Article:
Cheryl "Salt" James and Sandra "Pepa" Denton formed the trailblazing hip-hop duo Salt-N-Pepa more than 35 years ago — and the iconic rappers' career is celebrated in a new Lifetime biopic.
James and Denton reminisced about their first meeting as college students and co-workers in Queens, New York, on TODAY with Hoda & Jenna Friday.
"We used to see each other in the lunch room, and we clicked from there," recalled Denton. "So, when Salt-N-Pepa began, that was just, like, the icing on the cake, the cherry on the top, with our friendship already in place."
They also remembered hearing their 1985 track "The Show Stoppa (Is Stupid Fresh)" on the radio for the first time, after catching the attention of local DJs.
"We were, like, 'Ahhh!' Couldn't believe it," James said. "Sandy went crazy, jumped out of the car, screaming, 'They're playing my song! They're playing my song!' 'Cause this was so unheard of. There was no female hip-hop girls on the radio."
"I didn't know, really, what I was going to do with my life," said James. "When I got on the mic, it was like do or die. This is what I want to do, no plan B. Salt-N-Pepa was me and Pepa's destiny, and it really just saved my life."
The duo, later joined by DJ Spinderella, went on to become the first female rap group to have a platinum album, with "Hot, Cool & Vicious," which featured "Push It." After the release of 1993's "Very Necessary," which included the hits "Shoop" and "Whatta Man," they won a Grammy in the best rap performance by a duo or group category for "None of Your Business."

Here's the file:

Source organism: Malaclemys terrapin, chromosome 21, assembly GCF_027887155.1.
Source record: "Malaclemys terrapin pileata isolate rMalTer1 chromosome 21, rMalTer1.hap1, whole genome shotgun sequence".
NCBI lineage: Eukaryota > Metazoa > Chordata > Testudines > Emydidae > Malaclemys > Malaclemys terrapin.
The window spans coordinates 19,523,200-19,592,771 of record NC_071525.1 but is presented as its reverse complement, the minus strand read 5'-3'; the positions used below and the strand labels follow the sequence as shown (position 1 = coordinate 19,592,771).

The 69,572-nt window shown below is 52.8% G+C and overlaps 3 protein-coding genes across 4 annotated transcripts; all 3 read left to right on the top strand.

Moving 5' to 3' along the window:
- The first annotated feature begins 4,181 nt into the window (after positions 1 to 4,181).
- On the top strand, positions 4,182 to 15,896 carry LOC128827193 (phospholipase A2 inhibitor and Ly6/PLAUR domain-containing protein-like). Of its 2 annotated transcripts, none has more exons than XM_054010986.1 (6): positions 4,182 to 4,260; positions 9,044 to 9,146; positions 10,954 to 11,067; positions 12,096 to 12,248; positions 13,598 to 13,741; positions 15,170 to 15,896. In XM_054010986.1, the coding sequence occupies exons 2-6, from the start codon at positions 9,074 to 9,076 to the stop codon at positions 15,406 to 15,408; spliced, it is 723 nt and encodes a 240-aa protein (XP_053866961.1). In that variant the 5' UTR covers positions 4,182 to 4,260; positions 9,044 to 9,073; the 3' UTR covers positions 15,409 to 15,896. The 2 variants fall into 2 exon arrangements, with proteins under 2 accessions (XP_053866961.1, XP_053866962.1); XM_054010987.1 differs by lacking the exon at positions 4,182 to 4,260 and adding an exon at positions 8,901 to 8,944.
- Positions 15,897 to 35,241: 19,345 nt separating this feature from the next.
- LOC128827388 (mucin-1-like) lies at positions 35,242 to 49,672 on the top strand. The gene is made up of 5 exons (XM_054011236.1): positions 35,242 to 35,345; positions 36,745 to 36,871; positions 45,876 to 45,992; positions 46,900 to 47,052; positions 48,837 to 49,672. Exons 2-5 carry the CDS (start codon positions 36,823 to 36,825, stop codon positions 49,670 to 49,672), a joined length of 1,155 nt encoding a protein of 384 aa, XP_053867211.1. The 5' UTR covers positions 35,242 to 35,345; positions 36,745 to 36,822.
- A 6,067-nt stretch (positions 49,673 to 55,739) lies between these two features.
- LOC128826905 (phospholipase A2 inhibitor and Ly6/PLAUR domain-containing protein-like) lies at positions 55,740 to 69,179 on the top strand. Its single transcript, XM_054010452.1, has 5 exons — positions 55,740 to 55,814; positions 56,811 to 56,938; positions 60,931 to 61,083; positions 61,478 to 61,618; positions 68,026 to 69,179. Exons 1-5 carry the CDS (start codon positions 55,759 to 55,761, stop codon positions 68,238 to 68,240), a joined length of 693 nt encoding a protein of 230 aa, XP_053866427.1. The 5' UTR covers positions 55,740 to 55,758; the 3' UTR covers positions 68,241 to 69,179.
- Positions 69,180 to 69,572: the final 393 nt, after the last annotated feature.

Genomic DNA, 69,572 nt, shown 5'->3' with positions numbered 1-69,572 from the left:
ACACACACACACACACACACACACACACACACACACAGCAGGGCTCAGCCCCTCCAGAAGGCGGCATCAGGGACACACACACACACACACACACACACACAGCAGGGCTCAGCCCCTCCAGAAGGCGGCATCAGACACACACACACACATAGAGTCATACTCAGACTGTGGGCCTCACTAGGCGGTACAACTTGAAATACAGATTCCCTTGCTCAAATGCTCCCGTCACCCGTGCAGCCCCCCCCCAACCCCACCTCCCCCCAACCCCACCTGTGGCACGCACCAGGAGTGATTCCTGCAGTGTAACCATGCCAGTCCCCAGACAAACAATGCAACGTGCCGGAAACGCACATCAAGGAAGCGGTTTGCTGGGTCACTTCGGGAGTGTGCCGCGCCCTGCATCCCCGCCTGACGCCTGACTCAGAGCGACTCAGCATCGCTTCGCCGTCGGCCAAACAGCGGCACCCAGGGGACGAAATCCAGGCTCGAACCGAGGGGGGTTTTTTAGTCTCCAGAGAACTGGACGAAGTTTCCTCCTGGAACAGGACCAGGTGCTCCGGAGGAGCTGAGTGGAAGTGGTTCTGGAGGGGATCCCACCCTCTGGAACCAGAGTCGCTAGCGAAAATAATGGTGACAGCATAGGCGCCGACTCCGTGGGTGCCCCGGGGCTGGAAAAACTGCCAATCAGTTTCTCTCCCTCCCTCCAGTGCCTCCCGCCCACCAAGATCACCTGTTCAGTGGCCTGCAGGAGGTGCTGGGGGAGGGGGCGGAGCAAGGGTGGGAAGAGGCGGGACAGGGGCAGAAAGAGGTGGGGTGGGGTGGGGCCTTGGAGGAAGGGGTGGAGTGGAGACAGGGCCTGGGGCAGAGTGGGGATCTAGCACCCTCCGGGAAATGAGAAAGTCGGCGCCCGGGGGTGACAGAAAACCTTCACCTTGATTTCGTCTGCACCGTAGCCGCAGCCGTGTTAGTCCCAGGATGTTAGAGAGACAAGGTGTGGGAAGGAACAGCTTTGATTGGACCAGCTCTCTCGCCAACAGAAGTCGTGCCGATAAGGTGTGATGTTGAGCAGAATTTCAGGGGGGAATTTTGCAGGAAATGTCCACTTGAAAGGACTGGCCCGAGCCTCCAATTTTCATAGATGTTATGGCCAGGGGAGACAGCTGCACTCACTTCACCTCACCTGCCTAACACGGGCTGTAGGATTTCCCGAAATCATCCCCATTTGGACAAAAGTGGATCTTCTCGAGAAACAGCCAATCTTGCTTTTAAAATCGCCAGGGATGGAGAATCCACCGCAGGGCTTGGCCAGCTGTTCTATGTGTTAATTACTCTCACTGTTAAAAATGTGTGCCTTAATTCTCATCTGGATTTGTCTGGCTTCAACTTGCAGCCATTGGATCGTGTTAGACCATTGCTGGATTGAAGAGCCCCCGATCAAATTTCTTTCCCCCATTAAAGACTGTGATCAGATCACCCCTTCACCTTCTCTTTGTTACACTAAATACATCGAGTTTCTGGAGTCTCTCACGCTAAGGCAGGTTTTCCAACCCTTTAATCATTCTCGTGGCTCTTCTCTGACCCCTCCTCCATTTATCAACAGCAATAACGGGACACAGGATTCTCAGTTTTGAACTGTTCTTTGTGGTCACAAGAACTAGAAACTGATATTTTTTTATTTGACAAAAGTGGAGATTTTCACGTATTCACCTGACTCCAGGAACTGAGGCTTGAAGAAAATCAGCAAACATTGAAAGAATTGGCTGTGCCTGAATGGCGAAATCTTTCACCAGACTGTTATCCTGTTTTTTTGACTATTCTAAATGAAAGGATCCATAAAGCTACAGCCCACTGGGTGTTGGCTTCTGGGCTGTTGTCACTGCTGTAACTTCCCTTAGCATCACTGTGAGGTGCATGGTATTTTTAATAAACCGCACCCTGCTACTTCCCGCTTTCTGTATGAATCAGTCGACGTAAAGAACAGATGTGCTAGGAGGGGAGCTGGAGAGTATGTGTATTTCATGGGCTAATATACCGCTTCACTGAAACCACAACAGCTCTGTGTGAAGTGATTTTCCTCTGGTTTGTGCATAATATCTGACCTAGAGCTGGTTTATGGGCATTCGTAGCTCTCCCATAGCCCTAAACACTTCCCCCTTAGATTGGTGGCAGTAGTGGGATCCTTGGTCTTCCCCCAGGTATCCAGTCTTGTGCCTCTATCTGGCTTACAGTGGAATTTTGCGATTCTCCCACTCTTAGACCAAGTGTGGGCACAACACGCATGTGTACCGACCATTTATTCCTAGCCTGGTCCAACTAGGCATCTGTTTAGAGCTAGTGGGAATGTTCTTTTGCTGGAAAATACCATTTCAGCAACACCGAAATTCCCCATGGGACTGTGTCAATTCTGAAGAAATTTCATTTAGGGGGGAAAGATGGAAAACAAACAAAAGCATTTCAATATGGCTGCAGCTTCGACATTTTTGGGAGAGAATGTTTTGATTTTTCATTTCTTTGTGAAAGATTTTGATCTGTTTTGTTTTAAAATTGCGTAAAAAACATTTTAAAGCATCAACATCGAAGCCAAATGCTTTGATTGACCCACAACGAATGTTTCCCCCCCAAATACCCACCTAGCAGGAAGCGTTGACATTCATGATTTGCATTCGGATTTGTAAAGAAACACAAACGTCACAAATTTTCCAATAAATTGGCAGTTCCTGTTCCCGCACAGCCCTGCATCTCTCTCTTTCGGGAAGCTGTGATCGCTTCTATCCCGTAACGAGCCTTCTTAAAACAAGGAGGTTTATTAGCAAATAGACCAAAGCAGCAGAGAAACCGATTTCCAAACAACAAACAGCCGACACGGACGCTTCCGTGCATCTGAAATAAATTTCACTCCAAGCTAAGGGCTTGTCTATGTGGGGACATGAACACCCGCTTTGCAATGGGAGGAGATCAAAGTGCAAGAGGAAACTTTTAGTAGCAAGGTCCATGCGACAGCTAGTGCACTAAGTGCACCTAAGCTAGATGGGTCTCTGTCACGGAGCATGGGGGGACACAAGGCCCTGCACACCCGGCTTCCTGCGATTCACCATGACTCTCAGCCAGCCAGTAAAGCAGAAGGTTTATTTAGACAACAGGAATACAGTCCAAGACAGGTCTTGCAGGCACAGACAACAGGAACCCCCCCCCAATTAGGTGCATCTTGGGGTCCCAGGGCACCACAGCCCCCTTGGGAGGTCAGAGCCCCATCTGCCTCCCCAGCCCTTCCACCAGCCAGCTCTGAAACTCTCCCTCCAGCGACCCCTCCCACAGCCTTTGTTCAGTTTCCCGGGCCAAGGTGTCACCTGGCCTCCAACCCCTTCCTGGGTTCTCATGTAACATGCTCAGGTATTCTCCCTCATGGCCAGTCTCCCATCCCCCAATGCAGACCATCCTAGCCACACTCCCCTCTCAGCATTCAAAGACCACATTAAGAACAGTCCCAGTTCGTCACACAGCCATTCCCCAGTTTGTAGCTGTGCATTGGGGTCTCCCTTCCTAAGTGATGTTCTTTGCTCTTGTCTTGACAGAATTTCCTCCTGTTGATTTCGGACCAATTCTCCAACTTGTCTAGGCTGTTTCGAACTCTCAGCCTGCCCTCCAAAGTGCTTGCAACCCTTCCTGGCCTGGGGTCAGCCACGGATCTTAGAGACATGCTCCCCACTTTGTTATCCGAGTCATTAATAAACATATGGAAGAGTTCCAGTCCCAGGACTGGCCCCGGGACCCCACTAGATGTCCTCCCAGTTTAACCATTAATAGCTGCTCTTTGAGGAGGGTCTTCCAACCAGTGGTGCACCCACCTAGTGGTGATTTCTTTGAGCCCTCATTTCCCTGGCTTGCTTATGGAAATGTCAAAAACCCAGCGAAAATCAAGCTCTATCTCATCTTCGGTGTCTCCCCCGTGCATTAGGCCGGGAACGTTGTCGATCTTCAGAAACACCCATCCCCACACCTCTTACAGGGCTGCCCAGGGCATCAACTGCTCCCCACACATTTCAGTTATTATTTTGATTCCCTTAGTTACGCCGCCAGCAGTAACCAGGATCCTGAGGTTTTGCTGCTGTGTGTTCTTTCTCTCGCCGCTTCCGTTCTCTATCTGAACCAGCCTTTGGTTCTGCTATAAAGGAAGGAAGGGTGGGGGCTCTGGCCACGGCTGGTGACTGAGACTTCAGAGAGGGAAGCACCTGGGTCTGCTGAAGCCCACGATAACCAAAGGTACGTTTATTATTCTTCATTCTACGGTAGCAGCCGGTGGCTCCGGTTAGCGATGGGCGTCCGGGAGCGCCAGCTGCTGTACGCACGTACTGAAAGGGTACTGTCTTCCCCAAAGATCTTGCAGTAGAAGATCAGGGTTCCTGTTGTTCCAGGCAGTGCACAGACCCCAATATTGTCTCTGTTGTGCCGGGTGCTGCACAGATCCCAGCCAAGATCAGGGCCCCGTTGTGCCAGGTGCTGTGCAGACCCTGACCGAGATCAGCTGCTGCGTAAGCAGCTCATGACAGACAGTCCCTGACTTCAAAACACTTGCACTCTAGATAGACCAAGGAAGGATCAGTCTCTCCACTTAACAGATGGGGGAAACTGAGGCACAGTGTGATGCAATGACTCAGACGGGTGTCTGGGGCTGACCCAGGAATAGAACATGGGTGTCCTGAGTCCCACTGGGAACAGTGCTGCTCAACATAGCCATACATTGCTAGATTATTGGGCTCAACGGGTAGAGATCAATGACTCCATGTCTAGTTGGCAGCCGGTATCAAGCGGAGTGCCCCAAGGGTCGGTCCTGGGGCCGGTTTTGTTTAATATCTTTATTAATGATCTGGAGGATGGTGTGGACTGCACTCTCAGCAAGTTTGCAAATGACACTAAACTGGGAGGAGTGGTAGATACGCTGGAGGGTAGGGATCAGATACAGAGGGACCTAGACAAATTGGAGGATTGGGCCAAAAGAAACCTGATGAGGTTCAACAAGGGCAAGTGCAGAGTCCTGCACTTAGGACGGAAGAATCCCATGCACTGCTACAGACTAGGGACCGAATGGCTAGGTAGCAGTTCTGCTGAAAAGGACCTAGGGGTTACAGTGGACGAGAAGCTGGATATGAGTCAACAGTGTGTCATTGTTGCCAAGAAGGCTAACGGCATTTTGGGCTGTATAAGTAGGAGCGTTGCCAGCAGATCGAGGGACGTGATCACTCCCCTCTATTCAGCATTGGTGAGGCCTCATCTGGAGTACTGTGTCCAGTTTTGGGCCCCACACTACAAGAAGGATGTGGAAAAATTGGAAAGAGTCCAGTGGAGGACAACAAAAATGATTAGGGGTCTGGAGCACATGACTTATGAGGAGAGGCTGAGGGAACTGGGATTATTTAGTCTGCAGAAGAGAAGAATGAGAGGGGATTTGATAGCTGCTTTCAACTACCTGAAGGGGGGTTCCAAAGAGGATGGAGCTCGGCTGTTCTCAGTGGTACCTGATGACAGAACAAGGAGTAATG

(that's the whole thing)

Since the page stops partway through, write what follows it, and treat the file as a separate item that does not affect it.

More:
James also opened up about her private struggle with bulimia in the late '90s, which contributed to her decision to leave the group.
"It was just difficult, because I felt the pressure of being beautiful and being thin and, you know, satisfying the record company. So, I had to take a break, because fame can be traumatizing."
Actors GG Townson and Laila Odom, who star in Lifetime's "Salt-N-Pepa," also joined the segment to talk about what it was like portraying James and Denton, who executive-produced the film.
"I grew up on the East Coast," said Odom. "So, there's no way you can be from the East Coast and not know about Salt-N-Pepa, and not have, like, some type of connection to them."
"It was definitely a fan girl moment," Townson said, of meeting the real-life Salt-N-Pepa. "To be little, old me and be in their graces is just nothing you can prepare yourself for."
James said of the film, "At the end of the day, what I got from the movie, personally, is a story of triumph, the things we have to go through in any genre, whether it's corporate, whether it's music, and how women keep pushing it."
"Salt-N-Pepa" premieres on Lifetime Jan. 23 at 8 p.m.